The Nestle Toll House “Break & Bake” Recall: How Does Wood End Up in Cookie Dough, Anyway?

Updated: Aug. 14, 2023

A food safety expert explains how this "foreign material" could have made its way into a batch of popular chocolate chip cookies you find in the chilled case.

We don’t think of those legacy grocery-store brands often having food safety errors, but on August 11, the U.S. Food and Drug Administration published Nestlé USA’s announcement about their voluntary recall of Nestlé USA Toll House Chocolate Chip Cookie Dough “break and bake” bars. Representatives for the company said they were issuing the recall “out of an abundance of caution after a small number of consumers contacted Nestlé USA” about “the potential presence of wood fragments.”

The announcement noted that no consumers had reported any health issues to date, but the occasional brand-name recall like this can cause questions: How do “foreign materials” make their way into manufactured supermarket products?

We’ll back up, in case this affects your groceries: The US Food and Drug Administration announced that Nestlé USA initiated a voluntary recall of two batches of the “break and bake” bars produced on April 24 and 25, 2023 with batch codes 311457531K and 311557534K due to presence of wood. The company reported this recall does not involve any other Nestlé Toll House products.

“This is an exceedingly rare occurrence, especially in a facility as large as Nestle’s manufacturing center,” says Keith R. Schneider, PhD, a food safety expert and professor at the University of Florida in Gainesville. “The presence of foreign debris makes up a small segment of recalls compared to bacterial contamination.”

That’s somewhat reassuring, perhaps…but how could wood have gotten into the cookie dough? There are a few potential scenarios, Dr. Schneider tells The Healthy @Reader’s Digest.

Dr. Schneider floats a few possible explanations: It could be splintering from a wood pallet or flat transport structure that supports packaged cookie dough while being lifted by a forklift. In this case, the contamination with wood would have occurred after packaging if wood cut through the plastic wrapping.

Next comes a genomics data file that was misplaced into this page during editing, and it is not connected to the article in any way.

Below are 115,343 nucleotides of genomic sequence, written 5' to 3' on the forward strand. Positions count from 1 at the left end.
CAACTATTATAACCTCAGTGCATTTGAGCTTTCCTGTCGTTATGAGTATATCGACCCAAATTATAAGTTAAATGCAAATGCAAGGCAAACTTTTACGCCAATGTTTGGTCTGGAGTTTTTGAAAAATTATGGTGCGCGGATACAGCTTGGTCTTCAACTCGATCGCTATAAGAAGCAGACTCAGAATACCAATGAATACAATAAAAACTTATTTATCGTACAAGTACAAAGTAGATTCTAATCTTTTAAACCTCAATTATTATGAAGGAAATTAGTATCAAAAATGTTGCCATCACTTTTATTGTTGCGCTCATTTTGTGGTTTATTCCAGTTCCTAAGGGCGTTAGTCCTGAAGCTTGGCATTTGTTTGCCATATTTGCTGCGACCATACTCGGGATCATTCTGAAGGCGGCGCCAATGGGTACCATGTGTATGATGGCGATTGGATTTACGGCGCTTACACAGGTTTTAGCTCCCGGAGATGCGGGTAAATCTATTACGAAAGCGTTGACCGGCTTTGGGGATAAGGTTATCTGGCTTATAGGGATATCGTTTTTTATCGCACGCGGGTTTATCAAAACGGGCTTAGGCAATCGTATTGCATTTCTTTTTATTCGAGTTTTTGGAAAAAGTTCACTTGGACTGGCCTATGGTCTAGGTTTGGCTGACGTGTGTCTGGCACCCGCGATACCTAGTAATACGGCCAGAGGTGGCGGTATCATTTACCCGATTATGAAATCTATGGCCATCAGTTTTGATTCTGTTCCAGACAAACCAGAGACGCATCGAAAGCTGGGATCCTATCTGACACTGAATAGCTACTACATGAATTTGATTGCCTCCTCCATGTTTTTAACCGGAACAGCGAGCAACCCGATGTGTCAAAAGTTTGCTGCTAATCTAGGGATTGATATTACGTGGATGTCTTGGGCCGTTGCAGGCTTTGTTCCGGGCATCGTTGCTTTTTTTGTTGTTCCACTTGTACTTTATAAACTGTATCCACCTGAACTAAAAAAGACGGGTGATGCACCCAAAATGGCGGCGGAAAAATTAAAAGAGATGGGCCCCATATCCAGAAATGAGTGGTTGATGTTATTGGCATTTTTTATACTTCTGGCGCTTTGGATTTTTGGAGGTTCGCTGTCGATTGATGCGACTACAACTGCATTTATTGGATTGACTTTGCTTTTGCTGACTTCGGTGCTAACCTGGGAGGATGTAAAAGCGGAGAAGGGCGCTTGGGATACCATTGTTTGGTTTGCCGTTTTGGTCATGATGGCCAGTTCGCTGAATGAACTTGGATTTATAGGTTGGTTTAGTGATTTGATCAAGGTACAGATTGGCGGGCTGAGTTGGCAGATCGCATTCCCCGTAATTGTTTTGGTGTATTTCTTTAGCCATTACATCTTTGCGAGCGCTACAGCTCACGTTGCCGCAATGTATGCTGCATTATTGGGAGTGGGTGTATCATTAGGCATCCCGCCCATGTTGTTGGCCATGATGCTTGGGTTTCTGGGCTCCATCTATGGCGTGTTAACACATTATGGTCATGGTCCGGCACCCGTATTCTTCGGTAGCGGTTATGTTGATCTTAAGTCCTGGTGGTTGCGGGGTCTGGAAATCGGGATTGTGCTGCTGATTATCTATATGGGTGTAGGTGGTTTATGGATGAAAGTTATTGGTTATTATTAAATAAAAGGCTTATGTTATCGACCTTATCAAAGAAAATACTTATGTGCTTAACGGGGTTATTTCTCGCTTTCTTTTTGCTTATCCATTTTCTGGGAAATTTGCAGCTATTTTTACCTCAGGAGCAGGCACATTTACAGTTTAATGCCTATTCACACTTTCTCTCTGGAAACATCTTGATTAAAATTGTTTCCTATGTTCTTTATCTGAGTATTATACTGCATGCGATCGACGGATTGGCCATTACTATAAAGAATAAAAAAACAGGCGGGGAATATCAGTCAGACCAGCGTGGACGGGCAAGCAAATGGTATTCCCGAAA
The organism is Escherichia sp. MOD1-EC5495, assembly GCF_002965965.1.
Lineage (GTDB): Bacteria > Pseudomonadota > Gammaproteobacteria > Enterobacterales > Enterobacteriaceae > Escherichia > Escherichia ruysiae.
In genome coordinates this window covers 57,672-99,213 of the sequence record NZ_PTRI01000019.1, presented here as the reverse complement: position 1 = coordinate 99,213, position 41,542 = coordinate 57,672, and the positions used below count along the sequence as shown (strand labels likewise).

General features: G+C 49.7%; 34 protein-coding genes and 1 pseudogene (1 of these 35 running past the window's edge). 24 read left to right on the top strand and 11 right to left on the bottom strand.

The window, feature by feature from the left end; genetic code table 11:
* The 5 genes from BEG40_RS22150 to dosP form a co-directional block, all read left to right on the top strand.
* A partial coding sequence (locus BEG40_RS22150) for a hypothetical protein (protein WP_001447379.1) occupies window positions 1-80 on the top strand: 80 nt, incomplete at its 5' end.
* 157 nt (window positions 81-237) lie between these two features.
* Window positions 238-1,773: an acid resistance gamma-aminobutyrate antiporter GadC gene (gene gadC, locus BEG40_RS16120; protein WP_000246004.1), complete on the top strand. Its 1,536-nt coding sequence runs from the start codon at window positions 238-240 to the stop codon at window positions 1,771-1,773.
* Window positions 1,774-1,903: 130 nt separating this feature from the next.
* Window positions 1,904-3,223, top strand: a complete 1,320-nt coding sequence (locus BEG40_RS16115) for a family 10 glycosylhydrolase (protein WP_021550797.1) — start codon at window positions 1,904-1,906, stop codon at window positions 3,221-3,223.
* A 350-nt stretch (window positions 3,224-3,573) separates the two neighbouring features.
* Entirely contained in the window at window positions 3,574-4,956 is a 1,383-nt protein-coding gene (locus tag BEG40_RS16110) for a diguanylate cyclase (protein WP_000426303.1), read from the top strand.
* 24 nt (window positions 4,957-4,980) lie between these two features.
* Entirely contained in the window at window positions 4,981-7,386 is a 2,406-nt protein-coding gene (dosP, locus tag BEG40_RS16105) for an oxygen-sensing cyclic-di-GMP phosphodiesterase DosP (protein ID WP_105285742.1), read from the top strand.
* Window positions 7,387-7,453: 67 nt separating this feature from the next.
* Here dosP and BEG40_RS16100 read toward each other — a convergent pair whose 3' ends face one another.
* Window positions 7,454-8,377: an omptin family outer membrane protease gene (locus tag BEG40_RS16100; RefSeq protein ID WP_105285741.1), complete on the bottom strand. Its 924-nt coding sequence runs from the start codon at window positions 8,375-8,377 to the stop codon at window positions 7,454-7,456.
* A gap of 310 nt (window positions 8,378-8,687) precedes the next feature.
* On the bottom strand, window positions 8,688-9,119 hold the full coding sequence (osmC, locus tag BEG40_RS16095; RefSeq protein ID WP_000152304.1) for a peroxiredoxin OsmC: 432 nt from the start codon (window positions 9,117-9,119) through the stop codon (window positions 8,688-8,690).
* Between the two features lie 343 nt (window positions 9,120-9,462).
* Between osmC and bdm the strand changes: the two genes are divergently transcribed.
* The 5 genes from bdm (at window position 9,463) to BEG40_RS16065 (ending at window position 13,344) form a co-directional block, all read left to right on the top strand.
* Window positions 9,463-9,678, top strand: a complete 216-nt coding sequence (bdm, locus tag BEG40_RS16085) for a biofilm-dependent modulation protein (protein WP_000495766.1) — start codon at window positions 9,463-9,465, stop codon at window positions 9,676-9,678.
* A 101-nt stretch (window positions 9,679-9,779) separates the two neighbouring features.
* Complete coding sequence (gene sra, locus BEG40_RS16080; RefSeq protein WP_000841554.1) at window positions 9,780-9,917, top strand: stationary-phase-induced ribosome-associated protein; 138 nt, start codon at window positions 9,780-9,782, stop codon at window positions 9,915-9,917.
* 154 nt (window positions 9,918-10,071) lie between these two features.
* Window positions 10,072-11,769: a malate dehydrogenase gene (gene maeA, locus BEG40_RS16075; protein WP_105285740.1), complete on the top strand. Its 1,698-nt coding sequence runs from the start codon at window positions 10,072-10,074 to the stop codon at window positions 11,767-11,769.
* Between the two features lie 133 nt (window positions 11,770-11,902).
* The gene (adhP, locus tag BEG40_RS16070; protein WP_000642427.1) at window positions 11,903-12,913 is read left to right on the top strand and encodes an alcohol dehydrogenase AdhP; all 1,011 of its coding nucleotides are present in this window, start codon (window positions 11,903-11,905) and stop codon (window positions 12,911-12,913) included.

Another scenario? “It’s possible that a large wooden spoon that was used to transport batter could have splintered, but most equipment is made of stainless steel,” he notes.

The wood could also come from raw ingredients. “If flour is milled, wood may have gotten into the milling process,” Dr. Schneider speculates.

There is not a lot of information available on the size of wood fragments. “It could be sawdust that found its way into the batter from a wooden walkway,” Dr. Schneider says.

Lisa R. Young, PhD, RDN, an adjunct professor of nutrition at New York University in New York City, agrees that foods can get contaminated with strange items like wood in a variety of ways during preparation, storage or distribution. “Pieces of wood could have gotten into the batch from the surface it came in contact with,” she adds.

Now, the company will do a traceability study to see if they can find the answers. Nestle is working with the FDA on this voluntary recall.  The FDA is asking consumers who purchased these products to return them to the place of purchase for a refund or a replacement or to call Nestlé USA at (800) 681-1678.